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I argue that Marcuse follows Kant’s critical distinction in mapping three basic forms of judgment: cognitive, moral, and aesthetic, all united by the underlying structure of purposiveness. Marcuse argues in Eros and Civilization that psychoanalysis has falsely identified repression as moral judgment with material need. With the gradual disappearance of material need, however, the authority of repression disappears, creating the possibility for freedom. However, the vacuum left by moral authority is replaced by cognitive and aesthetic judgments seeking to take morality’s place.
75. Radical Philosophy Review: Volume > 16 > Issue: 1
Lucio Angelo Privitello, Teaching Marcuse: A Critical Pedagogy of Aesthetic Dimensions
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In “The Aesthetic Dimension” (Eros and Civilization), Marcuse envisions an aesthetic pedagogy as a crucible of the potentialities of human existence. A review of Marcuse’s use of Schiller and Otto Rank highlights Marcuse’s middle-period reflections on aesthetics—signaling the call for an aesthetic ethos where “technique would . . . tend to become art, and art would tend to form reality” (An Essay on Liberation). A reexamination of various interpretations of Marcuse’s insights on aesthetic education precedes the proposal of a critical pedagogy of aesthetic dimensions that would enhance “creative receptivity” and foster a “third way” in teaching Marcuse’s “The Aesthetic Dimension.”
76. Radical Philosophy Review: Volume > 16 > Issue: 1
Robespierre de Oliveira, Aesthetics and Politics in Today's One-Dimensional Society
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Marcuse emphasizes a dialectical relationship between aesthetics and politics. Art promotes liberation through the education of sensibility and critique of reality—the Great Refusal—while still embodying elements of the ideological system of domination. Thus, although art itself cannot change the world, it can move people to social change. In this respect, the Great Refusal serves an important political role in challenging the Establishment. This paper argues for the continued theoretical relevance of the Great Refusal and for its practical possibilities in transforming society.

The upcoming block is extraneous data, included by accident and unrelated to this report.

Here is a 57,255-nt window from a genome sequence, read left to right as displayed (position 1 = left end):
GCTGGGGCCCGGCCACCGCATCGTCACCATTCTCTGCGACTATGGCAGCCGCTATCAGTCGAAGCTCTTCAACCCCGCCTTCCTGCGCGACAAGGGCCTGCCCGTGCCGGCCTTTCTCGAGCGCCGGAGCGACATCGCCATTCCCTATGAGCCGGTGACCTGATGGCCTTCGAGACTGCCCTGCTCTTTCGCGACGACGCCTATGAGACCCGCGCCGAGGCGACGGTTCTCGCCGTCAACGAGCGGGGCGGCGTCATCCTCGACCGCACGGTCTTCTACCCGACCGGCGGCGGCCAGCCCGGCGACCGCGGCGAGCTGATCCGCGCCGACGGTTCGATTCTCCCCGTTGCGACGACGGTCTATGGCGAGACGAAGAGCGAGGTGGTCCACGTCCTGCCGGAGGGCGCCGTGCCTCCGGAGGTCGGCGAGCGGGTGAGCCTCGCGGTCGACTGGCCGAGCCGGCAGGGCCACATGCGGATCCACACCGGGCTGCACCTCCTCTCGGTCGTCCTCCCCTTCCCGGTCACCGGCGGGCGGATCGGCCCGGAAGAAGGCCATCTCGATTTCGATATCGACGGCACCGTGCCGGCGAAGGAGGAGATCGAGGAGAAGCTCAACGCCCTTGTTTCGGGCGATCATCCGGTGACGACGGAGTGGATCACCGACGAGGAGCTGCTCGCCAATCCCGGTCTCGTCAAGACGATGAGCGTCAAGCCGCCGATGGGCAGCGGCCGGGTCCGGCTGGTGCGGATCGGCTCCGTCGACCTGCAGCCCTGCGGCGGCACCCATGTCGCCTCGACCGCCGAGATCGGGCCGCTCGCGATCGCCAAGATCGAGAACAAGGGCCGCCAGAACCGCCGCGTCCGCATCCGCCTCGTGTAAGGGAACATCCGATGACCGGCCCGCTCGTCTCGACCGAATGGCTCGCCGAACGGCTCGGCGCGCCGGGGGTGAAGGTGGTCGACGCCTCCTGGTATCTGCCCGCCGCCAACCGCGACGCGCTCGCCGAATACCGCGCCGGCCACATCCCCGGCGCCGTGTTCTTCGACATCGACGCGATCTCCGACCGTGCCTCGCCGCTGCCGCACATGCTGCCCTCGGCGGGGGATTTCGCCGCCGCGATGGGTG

77. Radical Philosophy Review: Volume > 16 > Issue: 1
James McMahon, Aesthetics, Technology, and Democracy: An Analysis of Marcuse's Concept of the New Sensibility
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This paper will analyze Marcuse’s theorizations about a new sensibility. While many of Marcuse’s commentators have correctly emphasized the importance of aesthetics as a foundation of the new sensibility, this concept is strong because it is also tied to arguments for a new democracy. The democratic foundation of the new sensibility is crucial because the technological foundation of a new society will not, according to Marcuse, satisfy all of the wants and desires that were promised in repressive societies. Rather, a new sensibility is meant to allow for radically democratic processes that question what, in fact, true needs are.